Meanwhile, there are signs that Yushchenko may be softening the stance he had announced on April 2. It has recently become known that, following Easter services in the Vladimir cathedral, Yushchenko announced that the early elections he had scheduled for May 27 would be postponed indefinitely (pending a decision by the Constitutional Court). (16)  According to other reports, Yushchenko repeatedly has denied that elections would be delayed. Since, unfortunately, the details of the telephone conversation between the two presidents two nights before probably will never be known, one can only speculate about whether or not Putin's intervention had any effect on Yushchenko’s change of heart. It may be that the Yanukovych camp will have no need for any Russian support after all: Yushchenko himself may ensure its triumph.

Source Notes:
(1) Russian presidential press service, 6 Apr 07 via
(2) Ibid.
(3)  “Russia concerned over Ukraine political crisis,” 3 Apr 07, Agence France Presse via Lexis-Nexis.
(4) “Moscow attack on Yushchenko raises Kiev fears” by Neil Buckley and Roman Olearchyk, 7 Apr 07, The Financial Times via Lexis-Nexis.
(5) Ibid.
(6) “Russia concerned over Ukraine political crisis,” 3 Apr 07, Agence France Presse via Lexis-Nexis.
(7) “Lavrov Offers to Mediate in Ukraine,” by Nabi Abdullaev, 4 Apr 07, The Moscow Times via Lexis-Nexis.
(8) Ibid.
(9) “Yushchenko Reaches the End of the Line,” by Mikhail Zygar, 3 Apr 07, Kommersant (online version) via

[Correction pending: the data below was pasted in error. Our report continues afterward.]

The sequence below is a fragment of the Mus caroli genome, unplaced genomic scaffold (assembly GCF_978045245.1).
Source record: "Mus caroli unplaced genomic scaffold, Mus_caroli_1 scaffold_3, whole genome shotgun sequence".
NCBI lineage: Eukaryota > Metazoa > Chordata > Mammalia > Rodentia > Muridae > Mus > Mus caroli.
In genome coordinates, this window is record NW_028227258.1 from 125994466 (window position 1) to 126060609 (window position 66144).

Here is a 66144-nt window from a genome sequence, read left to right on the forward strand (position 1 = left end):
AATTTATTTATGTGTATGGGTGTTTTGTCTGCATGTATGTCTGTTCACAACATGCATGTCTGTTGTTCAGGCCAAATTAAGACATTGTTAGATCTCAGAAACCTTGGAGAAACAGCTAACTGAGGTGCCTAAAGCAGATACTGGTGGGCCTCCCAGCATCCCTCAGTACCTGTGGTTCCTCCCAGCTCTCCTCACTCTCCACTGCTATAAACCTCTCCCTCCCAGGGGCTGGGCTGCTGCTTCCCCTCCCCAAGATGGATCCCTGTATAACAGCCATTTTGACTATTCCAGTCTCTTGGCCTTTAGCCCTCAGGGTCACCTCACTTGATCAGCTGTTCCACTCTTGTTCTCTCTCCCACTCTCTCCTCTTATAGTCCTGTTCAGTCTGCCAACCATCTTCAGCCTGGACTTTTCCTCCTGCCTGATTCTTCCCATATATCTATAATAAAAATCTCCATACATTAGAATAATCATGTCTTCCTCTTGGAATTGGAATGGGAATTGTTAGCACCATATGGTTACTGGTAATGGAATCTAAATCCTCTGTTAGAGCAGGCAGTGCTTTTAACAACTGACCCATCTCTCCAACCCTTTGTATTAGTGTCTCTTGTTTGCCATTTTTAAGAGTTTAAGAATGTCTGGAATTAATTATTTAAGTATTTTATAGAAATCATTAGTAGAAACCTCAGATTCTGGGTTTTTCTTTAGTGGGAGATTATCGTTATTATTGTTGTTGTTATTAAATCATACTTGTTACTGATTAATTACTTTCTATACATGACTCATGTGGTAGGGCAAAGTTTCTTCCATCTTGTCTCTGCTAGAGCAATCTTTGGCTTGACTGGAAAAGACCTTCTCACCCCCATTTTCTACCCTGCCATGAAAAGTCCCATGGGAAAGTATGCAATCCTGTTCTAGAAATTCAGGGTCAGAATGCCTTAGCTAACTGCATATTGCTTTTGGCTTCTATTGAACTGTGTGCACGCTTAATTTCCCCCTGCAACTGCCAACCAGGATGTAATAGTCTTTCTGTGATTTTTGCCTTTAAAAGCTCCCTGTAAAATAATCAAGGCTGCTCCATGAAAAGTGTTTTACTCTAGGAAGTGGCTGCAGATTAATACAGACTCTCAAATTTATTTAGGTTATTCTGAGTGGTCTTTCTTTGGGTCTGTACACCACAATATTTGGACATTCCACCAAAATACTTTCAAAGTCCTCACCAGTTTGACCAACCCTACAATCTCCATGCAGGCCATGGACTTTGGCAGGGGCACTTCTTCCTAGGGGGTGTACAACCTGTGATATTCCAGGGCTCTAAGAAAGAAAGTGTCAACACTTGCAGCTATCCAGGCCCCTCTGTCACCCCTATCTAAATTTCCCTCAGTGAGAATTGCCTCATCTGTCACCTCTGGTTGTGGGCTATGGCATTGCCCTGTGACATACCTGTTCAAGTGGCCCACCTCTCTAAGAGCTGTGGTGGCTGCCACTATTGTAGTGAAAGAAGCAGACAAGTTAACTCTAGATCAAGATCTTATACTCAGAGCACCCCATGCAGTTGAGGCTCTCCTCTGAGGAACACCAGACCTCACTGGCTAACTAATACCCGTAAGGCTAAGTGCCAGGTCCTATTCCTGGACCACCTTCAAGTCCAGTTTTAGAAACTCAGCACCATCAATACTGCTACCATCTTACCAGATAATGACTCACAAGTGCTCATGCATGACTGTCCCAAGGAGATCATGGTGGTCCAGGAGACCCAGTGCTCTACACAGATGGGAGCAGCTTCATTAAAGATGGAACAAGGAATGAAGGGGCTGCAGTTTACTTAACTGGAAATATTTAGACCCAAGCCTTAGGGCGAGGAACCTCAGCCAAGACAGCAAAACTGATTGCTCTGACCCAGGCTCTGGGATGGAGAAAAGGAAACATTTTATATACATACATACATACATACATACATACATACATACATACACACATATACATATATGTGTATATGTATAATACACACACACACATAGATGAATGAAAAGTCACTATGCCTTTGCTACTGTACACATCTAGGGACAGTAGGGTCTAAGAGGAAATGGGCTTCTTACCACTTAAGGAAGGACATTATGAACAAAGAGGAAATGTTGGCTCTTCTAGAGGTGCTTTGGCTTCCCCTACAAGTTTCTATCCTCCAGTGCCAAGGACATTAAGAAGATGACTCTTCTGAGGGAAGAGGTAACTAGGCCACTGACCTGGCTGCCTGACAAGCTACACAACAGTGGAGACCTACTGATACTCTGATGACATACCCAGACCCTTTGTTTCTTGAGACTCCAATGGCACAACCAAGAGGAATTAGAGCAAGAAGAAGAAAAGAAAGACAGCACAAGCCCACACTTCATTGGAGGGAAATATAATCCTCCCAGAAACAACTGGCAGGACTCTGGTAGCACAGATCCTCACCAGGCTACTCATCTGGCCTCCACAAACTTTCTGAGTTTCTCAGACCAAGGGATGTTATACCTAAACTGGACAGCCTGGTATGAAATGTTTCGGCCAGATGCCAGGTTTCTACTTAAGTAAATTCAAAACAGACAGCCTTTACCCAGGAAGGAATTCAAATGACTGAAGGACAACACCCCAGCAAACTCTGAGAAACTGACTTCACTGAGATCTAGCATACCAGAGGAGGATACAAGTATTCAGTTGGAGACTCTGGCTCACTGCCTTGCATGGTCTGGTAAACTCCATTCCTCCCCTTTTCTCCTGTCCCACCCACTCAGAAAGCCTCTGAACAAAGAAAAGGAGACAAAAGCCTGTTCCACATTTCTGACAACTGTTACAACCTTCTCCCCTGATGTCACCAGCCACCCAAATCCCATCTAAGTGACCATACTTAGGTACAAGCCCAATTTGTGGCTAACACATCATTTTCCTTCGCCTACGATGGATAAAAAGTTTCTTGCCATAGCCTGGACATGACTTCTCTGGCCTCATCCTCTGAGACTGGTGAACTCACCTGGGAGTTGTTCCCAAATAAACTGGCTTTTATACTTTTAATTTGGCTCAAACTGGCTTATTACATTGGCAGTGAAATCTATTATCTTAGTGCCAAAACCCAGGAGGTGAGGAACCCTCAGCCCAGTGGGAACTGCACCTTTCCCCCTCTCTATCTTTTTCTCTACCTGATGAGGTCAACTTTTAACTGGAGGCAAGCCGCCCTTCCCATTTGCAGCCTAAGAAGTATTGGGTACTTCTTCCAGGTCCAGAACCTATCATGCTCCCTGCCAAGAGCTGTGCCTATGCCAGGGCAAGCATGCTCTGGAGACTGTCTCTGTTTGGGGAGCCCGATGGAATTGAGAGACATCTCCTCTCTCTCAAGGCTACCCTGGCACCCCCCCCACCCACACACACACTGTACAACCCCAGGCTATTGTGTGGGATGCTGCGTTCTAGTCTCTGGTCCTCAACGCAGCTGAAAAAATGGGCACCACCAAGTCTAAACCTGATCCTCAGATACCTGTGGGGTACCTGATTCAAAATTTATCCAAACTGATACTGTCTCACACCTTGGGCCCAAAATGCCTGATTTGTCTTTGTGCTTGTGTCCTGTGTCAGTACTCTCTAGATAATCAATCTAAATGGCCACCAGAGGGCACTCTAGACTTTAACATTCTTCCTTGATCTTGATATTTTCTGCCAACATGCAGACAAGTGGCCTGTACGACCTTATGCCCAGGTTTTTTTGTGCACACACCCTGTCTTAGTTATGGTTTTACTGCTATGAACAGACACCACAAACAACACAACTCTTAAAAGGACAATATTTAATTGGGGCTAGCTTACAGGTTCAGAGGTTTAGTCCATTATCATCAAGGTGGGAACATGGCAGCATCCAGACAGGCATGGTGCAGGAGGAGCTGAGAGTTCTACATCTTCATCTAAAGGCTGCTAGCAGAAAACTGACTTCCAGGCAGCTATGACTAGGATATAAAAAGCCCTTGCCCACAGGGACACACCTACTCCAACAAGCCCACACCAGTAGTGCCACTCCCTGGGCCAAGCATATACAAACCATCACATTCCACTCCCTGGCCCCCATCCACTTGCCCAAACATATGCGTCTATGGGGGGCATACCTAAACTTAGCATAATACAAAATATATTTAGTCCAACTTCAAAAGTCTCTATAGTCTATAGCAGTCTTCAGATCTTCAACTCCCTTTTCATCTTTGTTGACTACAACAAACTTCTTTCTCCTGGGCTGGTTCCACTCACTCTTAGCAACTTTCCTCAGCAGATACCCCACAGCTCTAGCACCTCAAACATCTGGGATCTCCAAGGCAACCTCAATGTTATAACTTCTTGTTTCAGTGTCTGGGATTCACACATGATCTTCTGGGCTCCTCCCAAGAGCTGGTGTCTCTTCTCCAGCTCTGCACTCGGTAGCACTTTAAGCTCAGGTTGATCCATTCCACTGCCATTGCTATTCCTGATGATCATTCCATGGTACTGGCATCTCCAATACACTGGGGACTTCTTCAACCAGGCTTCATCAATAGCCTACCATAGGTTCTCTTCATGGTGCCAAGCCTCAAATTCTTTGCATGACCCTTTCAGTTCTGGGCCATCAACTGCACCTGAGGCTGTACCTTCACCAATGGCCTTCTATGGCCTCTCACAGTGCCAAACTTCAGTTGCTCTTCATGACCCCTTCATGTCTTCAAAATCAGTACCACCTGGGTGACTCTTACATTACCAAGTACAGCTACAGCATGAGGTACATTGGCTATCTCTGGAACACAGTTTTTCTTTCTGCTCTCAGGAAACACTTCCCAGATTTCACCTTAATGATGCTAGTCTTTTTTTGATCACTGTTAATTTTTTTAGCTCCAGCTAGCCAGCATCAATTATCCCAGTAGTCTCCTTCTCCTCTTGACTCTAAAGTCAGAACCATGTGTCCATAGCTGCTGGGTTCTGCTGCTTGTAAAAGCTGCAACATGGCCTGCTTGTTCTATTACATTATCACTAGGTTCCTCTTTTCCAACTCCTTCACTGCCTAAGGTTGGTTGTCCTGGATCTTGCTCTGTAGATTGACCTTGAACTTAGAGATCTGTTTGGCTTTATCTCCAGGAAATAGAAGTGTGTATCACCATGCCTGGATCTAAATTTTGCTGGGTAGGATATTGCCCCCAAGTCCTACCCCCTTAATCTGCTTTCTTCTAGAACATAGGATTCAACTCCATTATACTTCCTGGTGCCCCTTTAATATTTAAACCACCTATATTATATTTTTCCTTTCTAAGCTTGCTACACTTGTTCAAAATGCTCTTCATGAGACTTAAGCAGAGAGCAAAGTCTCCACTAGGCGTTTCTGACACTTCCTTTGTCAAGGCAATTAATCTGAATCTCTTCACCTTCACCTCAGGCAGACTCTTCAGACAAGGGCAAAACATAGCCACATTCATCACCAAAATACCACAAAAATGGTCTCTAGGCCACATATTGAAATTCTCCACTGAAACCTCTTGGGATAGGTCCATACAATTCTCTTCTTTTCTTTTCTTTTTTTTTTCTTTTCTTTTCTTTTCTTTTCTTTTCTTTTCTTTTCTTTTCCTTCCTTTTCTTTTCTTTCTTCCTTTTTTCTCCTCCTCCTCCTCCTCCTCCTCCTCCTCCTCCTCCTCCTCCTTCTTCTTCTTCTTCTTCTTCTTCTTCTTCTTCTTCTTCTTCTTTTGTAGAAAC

(10) Ibid.
(11) “TV debates Russia's right to interfere in Ukrainian crisis,” 5 Apr 07, BBC Monitoring via Lexis-Nexis.
(12) Ibid.
(13) Ibid.
(14) Ibid.
(15) “Yushchenko – Yel'tsin Bez Tankov,” by Ksenia Solyanskaya, 9 Apr 07, Gazeta via
(16) “President Voskrese,” by Maria Tsvetkova, 9 Apr 07, Gazeta via

By Alexey Dynkin (



Armenian elections: RIP Andranik Markarian, romantic pragmatist
There is probably no opportune moment to die, but the heart attack that took the life of Armenian Prime Minister Andranik Markarian on March 25 could not have come at a worse time for Armenian politics. With the death of Markarian, former Defense Minister Serzh Sarkisian was appointed acting prime minister on April 4, a post that he had hoped to win in upcoming parliamentary elections. The May 12 date of the country’s elections is fast approaching, and the scrum underway between the ruling Republican Party of Armenia (HHK) and its newly formed rival, Bargavach Hayastan (BH), or Prosperous Armenia party, is merely a prelude to next year’s presidential elections. In the pre-election tussle between pro-government factions, Makarian was a prime mediator who labored unobtrusively to align the ruling HHK party with the agenda of Armenia’s most powerful figures, President Robert Kocharian and Defense Minister Sarkisian. Now that Sarkisian occupies the premiership, he may find that his early appointment has confounded his earlier designs to line up support for a presidential bid in 2008. Without the cooperation of Markarian to ameliorate intra-party strife, Sarkisian faces a wary and divided pro-government coalition.